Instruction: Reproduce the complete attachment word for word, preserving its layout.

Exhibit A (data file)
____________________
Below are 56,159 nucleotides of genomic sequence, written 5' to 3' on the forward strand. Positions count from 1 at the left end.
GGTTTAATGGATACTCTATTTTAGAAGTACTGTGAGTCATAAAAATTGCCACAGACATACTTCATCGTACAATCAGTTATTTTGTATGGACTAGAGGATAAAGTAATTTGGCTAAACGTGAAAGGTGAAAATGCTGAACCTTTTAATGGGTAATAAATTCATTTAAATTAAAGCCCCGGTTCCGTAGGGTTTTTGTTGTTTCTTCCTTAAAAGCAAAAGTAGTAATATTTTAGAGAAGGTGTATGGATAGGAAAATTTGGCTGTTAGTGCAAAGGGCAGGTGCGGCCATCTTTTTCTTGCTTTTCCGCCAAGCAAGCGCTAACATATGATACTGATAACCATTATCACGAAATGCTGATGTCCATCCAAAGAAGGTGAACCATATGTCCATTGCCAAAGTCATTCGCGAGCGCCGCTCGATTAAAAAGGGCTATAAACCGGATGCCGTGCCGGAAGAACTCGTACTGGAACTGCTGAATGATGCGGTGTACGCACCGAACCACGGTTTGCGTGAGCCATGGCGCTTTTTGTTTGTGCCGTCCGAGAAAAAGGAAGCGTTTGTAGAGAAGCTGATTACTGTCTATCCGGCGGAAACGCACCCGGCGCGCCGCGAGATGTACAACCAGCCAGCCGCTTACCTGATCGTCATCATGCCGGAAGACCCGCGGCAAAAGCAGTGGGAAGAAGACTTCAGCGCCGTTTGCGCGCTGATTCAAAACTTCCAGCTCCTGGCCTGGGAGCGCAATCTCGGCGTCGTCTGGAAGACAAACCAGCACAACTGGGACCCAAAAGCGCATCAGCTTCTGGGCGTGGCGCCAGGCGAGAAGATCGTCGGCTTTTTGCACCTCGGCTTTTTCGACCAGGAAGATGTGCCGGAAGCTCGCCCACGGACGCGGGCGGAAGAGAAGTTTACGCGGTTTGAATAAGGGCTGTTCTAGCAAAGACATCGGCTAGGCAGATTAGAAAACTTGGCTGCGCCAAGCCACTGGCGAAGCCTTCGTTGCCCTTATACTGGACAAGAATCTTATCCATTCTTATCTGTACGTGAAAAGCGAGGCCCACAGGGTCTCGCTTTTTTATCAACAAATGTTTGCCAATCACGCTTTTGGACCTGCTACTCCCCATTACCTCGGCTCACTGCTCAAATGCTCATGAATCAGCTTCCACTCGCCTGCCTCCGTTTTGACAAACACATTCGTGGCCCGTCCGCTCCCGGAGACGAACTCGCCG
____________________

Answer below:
Below are 56,159 nucleotides of genomic sequence, written 5' to 3' on the forward strand. Positions count from 1 at the left end.
GGTTTAATGGATACTCTATTTTAGAAGTACTGTGAGTCATAAAAATTGCCACAGACATACTTCATCGTACAATCAGTTATTTTGTATGGACTAGAGGATAAAGTAATTTGGCTAAACGTGAAAGGTGAAAATGCTGAACCTTTTAATGGGTAATAAATTCATTTAAATTAAAGCCCCGGTTCCGTAGGGTTTTTGTTGTTTCTTCCTTAAAAGCAAAAGTAGTAATATTTTAGAGAAGGTGTATGGATAGGAAAATTTGGCTGTTAGTGCAAAGGGCAGGTGCGGCCATCTTTTTCTTGCTTTTCCGCCAAGCAAGCGCTAACATATGATACTGATAACCATTATCACGAAATGCTGATGTCCATCCAAAGAAGGTGAACCATATGTCCATTGCCAAAGTCATTCGCGAGCGCCGCTCGATTAAAAAGGGCTATAAACCGGATGCCGTGCCGGAAGAACTCGTACTGGAACTGCTGAATGATGCGGTGTACGCACCGAACCACGGTTTGCGTGAGCCATGGCGCTTTTTGTTTGTGCCGTCCGAGAAAAAGGAAGCGTTTGTAGAGAAGCTGATTACTGTCTATCCGGCGGAAACGCACCCGGCGCGCCGCGAGATGTACAACCAGCCAGCCGCTTACCTGATCGTCATCATGCCGGAAGACCCGCGGCAAAAGCAGTGGGAAGAAGACTTCAGCGCCGTTTGCGCGCTGATTCAAAACTTCCAGCTCCTGGCCTGGGAGCGCAATCTCGGCGTCGTCTGGAAGACAAACCAGCACAACTGGGACCCAAAAGCGCATCAGCTTCTGGGCGTGGCGCCAGGCGAGAAGATCGTCGGCTTTTTGCACCTCGGCTTTTTCGACCAGGAAGATGTGCCGGAAGCTCGCCCACGGACGCGGGCGGAAGAGAAGTTTACGCGGTTTGAATAAGGGCTGTTCTAGCAAAGACATCGGCTAGGCAGATTAGAAAACTTGGCTGCGCCAAGCCACTGGCGAAGCCTTCGTTGCCCTTATACTGGACAAGAATCTTATCCATTCTTATCTGTACGTGAAAAGCGAGGCCCACAGGGTCTCGCTTTTTTATCAACAAATGTTTGCCAATCACGCTTTTGGACCTGCTACTCCCCATTACCTCGGCTCACTGCTCAAATGCTCATGAATCAGCTTCCACTCGCCTGCCTCCGTTTTGACAAACACATTCGTGGCCCGTCCGCTCCCGGAGACGAACTCGCCG